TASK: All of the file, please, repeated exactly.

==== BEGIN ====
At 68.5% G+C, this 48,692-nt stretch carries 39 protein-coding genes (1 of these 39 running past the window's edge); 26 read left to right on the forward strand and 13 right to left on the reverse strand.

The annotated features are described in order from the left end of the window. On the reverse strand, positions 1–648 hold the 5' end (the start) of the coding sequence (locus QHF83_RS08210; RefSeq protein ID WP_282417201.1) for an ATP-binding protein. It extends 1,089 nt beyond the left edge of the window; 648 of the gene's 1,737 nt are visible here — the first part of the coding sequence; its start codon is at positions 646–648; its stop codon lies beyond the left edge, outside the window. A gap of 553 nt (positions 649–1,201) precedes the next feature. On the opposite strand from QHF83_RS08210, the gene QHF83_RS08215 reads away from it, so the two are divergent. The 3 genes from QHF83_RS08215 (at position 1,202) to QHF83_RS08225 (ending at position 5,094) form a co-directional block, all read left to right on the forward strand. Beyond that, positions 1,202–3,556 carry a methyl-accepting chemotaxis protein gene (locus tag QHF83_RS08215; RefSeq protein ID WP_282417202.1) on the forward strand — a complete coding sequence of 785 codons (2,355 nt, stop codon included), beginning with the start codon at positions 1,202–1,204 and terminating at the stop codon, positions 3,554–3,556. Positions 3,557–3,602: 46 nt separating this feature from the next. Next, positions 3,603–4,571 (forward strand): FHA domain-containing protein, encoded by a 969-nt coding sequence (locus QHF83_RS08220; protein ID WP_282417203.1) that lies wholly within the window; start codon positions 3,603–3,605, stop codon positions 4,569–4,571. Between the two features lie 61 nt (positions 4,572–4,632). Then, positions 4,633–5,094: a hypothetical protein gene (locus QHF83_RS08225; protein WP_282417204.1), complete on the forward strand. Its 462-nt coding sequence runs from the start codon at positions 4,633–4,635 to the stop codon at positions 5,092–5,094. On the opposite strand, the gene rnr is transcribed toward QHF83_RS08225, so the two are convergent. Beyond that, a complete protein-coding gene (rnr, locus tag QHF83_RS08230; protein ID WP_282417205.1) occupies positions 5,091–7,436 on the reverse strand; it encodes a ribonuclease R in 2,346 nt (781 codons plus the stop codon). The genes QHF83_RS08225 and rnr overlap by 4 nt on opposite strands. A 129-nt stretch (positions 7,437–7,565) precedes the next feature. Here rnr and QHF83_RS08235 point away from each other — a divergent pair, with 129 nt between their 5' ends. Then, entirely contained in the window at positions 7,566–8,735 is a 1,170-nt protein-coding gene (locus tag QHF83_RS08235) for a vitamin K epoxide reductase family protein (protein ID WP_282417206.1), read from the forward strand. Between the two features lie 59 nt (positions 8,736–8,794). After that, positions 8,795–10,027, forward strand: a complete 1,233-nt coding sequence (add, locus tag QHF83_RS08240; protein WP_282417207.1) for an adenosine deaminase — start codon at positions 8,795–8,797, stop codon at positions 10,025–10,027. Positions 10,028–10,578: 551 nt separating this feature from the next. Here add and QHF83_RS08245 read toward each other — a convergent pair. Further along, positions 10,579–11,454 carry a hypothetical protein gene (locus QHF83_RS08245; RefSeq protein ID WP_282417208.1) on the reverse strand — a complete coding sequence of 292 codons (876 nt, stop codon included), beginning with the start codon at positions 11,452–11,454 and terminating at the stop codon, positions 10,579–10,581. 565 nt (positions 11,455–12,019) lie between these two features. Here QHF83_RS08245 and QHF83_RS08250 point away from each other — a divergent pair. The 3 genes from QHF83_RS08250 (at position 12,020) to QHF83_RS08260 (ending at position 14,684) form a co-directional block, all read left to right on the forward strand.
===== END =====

At 68.5% G+C, this 48,692-nt stretch carries 39 protein-coding genes (1 of these 39 running past the window's edge); 26 read left to right on the forward strand and 13 right to left on the reverse strand.

The annotated features are described in order from the left end of the window. On the reverse strand, positions 1–648 hold the 5' end (the start) of the coding sequence (locus QHF83_RS08210; RefSeq protein ID WP_282417201.1) for an ATP-binding protein. It extends 1,089 nt beyond the left edge of the window; 648 of the gene's 1,737 nt are visible here — the first part of the coding sequence; its start codon is at positions 646–648; its stop codon lies beyond the left edge, outside the window. A gap of 553 nt (positions 649–1,201) precedes the next feature. On the opposite strand from QHF83_RS08210, the gene QHF83_RS08215 reads away from it, so the two are divergent. The 3 genes from QHF83_RS08215 (at position 1,202) to QHF83_RS08225 (ending at position 5,094) form a co-directional block, all read left to right on the forward strand. Beyond that, positions 1,202–3,556 carry a methyl-accepting chemotaxis protein gene (locus tag QHF83_RS08215; RefSeq protein ID WP_282417202.1) on the forward strand — a complete coding sequence of 785 codons (2,355 nt, stop codon included), beginning with the start codon at positions 1,202–1,204 and terminating at the stop codon, positions 3,554–3,556. Positions 3,557–3,602: 46 nt separating this feature from the next. Next, positions 3,603–4,571 (forward strand): FHA domain-containing protein, encoded by a 969-nt coding sequence (locus QHF83_RS08220; protein ID WP_282417203.1) that lies wholly within the window; start codon positions 3,603–3,605, stop codon positions 4,569–4,571. Between the two features lie 61 nt (positions 4,572–4,632). Then, positions 4,633–5,094: a hypothetical protein gene (locus QHF83_RS08225; protein WP_282417204.1), complete on the forward strand. Its 462-nt coding sequence runs from the start codon at positions 4,633–4,635 to the stop codon at positions 5,092–5,094. On the opposite strand, the gene rnr is transcribed toward QHF83_RS08225, so the two are convergent. Beyond that, a complete protein-coding gene (rnr, locus tag QHF83_RS08230; protein ID WP_282417205.1) occupies positions 5,091–7,436 on the reverse strand; it encodes a ribonuclease R in 2,346 nt (781 codons plus the stop codon). The genes QHF83_RS08225 and rnr overlap by 4 nt on opposite strands. A 129-nt stretch (positions 7,437–7,565) precedes the next feature. Here rnr and QHF83_RS08235 point away from each other — a divergent pair, with 129 nt between their 5' ends. Then, entirely contained in the window at positions 7,566–8,735 is a 1,170-nt protein-coding gene (locus tag QHF83_RS08235) for a vitamin K epoxide reductase family protein (protein ID WP_282417206.1), read from the forward strand. Between the two features lie 59 nt (positions 8,736–8,794). After that, positions 8,795–10,027, forward strand: a complete 1,233-nt coding sequence (add, locus tag QHF83_RS08240; protein WP_282417207.1) for an adenosine deaminase — start codon at positions 8,795–8,797, stop codon at positions 10,025–10,027. Positions 10,028–10,578: 551 nt separating this feature from the next. Here add and QHF83_RS08245 read toward each other — a convergent pair. Further along, positions 10,579–11,454 carry a hypothetical protein gene (locus QHF83_RS08245; RefSeq protein ID WP_282417208.1) on the reverse strand — a complete coding sequence of 292 codons (876 nt, stop codon included), beginning with the start codon at positions 11,452–11,454 and terminating at the stop codon, positions 10,579–10,581. 565 nt (positions 11,455–12,019) lie between these two features. Here QHF83_RS08245 and QHF83_RS08250 point away from each other — a divergent pair. The 3 genes from QHF83_RS08250 (at position 12,020) to QHF83_RS08260 (ending at position 14,684) form a co-directional block, all read left to right on the forward strand.